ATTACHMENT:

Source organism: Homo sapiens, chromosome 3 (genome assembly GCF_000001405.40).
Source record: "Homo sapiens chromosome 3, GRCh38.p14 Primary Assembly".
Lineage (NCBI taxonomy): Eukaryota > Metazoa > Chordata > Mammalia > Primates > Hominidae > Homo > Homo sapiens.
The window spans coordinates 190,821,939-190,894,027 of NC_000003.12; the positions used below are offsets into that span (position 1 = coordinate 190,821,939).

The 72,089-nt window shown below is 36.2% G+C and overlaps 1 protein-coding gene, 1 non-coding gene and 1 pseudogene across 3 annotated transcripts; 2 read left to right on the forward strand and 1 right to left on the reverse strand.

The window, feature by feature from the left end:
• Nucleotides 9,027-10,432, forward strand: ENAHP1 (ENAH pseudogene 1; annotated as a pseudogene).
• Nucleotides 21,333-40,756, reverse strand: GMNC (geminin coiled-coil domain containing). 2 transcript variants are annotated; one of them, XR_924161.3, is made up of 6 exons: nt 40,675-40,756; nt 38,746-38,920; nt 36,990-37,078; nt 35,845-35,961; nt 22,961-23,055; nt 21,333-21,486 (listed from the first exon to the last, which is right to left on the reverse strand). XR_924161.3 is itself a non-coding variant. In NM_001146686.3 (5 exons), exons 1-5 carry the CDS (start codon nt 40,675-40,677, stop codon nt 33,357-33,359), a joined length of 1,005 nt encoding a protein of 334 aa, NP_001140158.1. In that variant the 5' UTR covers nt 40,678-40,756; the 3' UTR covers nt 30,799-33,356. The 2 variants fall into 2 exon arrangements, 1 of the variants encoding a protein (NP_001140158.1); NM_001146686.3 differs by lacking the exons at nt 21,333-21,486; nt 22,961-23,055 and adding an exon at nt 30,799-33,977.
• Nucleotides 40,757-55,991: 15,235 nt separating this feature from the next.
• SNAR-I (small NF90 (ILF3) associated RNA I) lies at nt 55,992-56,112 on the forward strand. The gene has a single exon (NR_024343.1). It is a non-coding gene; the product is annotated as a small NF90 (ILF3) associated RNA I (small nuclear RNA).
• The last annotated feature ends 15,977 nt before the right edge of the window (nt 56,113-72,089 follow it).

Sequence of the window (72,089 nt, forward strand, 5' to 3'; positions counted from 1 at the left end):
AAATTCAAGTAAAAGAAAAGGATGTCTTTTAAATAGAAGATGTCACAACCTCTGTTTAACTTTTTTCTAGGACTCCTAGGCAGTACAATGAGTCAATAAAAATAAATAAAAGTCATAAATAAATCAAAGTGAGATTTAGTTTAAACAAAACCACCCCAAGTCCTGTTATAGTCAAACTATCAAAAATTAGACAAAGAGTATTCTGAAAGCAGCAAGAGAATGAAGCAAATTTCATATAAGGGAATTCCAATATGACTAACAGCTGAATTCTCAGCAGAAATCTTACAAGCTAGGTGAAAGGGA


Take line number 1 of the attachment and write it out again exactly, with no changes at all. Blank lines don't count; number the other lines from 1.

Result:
Source organism: Homo sapiens, chromosome 3 (genome assembly GCF_000001405.40).